The City of Chicago Office of Inspector General (OIG) has completed a follow-up to its December 2016 audit of the Office of Emergency Management and Communications’ (OEMC) management of public safety cameras. Based on the Department’s responses, OIG concludes that OEMC has implemented two corrective actions related to the audit findings and has begun to implement three others.
The 2016 audit assessed the effectiveness of OEMC’s management of public safety cameras by testing whether the cameras worked properly, whether the cameras received necessary repairs in a timely manner, whether the cameras retained footage for the required number of days, and whether access to the cameras was limited to appropriately authorized personnel.
OIG found that, in managing public safety cameras, OEMC did not comply with, and did not require other departments to comply with, citywide policies regulating access to information systems. As a result, OEMC could not, in most instances, determine which individuals accessed the camera system or how those individuals used the cameras. We also found that OEMC did not establish and enforce operational objectives for public safety cameras, and therefore could not determine whether operational levels were optimal. OIG further found that although OEMC’s project manager—the Public Building Commission (PBC)—received and reviewed deliverables as required, minor deficiencies in PBC’s vendor monitoring prevented it from fully executing its responsibilities as a project manager.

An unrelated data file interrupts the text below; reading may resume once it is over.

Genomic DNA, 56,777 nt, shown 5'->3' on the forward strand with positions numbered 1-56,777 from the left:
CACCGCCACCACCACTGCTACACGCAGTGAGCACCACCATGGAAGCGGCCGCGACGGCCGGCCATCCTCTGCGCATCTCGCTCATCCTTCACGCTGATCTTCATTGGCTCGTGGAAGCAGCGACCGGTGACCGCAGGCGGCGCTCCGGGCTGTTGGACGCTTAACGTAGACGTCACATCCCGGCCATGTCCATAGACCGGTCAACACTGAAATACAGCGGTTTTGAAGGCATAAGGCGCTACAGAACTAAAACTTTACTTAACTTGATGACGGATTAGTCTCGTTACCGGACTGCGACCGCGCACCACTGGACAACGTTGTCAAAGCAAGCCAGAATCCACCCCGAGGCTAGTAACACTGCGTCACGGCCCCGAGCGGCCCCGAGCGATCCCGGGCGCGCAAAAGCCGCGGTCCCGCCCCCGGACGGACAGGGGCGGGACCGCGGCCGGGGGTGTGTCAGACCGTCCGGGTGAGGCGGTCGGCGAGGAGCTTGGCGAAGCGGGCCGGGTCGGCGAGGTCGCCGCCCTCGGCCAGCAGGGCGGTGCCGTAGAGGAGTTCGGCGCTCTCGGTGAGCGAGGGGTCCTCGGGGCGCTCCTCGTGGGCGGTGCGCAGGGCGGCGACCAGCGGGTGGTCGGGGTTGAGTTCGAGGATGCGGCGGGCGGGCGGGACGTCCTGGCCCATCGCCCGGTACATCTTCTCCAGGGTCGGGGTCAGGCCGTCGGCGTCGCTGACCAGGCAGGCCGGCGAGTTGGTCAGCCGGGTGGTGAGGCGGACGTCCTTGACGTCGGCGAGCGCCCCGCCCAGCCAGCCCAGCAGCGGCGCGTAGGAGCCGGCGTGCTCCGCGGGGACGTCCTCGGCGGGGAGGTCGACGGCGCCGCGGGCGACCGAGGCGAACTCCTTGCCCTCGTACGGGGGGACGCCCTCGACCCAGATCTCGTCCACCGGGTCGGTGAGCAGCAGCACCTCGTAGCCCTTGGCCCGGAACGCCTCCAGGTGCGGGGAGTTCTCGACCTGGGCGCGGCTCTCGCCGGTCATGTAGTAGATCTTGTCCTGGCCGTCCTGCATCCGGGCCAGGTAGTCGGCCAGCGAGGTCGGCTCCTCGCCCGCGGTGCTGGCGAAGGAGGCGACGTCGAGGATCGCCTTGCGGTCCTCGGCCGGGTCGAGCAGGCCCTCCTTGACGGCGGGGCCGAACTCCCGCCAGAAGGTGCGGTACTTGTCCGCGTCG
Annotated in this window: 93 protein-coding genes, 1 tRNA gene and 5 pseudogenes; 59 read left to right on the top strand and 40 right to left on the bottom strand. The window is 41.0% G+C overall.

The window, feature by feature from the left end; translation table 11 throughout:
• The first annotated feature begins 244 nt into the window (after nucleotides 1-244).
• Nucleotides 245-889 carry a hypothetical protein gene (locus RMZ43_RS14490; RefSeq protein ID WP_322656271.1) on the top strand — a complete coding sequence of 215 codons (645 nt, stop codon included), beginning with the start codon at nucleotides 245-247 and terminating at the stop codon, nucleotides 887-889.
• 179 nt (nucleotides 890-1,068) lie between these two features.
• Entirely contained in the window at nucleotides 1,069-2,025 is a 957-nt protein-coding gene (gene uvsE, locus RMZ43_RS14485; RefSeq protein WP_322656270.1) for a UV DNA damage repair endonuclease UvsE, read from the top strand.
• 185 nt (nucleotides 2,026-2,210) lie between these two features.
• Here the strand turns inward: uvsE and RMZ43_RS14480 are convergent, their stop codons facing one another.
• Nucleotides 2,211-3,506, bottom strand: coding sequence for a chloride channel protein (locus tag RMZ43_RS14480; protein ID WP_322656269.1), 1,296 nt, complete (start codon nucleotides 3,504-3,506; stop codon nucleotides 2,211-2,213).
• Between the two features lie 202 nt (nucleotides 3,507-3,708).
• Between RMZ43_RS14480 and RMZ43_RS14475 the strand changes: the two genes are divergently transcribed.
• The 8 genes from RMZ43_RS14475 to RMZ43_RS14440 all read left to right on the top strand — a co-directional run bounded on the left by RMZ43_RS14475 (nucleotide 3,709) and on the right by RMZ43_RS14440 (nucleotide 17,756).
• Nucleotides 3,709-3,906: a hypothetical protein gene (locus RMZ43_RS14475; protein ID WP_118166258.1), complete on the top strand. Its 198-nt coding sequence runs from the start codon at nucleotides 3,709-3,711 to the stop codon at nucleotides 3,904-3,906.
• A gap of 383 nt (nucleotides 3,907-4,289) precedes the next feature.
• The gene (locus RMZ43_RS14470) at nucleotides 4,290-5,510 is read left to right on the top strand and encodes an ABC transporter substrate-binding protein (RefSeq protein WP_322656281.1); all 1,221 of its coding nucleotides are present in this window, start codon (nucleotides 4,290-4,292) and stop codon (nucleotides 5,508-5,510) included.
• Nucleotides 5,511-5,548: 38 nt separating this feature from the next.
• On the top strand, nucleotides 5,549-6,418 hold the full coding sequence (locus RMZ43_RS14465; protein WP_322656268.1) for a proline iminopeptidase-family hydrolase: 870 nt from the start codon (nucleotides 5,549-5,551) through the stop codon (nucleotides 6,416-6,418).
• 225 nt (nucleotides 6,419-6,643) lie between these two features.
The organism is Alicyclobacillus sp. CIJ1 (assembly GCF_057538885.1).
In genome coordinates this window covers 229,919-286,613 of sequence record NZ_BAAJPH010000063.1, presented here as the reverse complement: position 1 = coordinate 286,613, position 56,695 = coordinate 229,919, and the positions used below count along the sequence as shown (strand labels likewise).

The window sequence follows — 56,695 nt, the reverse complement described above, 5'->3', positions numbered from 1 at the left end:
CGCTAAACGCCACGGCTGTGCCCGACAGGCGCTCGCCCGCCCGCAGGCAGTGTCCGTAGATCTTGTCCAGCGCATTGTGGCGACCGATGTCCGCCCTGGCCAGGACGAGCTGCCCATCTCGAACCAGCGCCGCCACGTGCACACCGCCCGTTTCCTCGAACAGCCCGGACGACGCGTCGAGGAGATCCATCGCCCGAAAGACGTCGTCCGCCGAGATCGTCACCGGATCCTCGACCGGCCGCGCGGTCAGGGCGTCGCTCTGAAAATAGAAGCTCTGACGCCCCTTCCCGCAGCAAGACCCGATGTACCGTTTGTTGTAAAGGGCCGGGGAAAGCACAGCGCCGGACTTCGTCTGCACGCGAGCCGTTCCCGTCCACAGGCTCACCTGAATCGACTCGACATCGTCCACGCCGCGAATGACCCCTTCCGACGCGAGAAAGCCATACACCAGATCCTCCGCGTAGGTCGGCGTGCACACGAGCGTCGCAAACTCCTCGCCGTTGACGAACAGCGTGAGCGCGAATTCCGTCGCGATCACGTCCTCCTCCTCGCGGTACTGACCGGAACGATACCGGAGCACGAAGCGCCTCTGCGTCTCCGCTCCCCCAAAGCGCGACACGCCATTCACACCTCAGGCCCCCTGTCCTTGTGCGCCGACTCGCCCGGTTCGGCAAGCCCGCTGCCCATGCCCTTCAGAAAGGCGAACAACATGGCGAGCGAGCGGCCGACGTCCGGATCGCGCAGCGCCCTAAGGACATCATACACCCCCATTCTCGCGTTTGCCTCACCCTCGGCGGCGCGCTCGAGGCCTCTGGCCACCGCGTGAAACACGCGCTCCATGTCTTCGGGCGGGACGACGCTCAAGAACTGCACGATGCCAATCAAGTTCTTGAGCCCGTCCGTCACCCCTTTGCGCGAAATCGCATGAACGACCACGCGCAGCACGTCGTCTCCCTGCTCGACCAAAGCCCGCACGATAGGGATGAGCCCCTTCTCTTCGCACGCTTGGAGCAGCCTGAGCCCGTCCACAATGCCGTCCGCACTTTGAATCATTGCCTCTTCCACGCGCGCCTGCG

Based upon the results of the audit, OIG recommended that OEMC implement policies and practices regulating access to public safety cameras, develop and enforce reasonable standards for system performance, and review and identify opportunities to improve PBC’s oversight of its vendor for camera repair and maintenance, Motorola. In its response to the audit, OEMC described a number of corrective actions it would take.
In December 2017, OIG inquired about corrective actions taken by OEMC in response to the audit. Based on OEMC’s follow-up response, OIG concludes that OEMC has implemented two corrective actions and has three corrective actions pending implementation. Specifically, OEMC assumed direct management of the Motorola contract, implementing corrective actions related to the establishment of performance measures and increased contract oversight. OEMC is in the process of implementing corrective actions to address compliance with the City’s Information Security and Technology Policies. Once fully implemented, OIG believes the corrective actions reported by OEMC may reasonably be expected to resolve the core findings noted in the audit. Below, we summarize the audit findings and recommendations, as well as the Department’s response to our follow-up inquiry.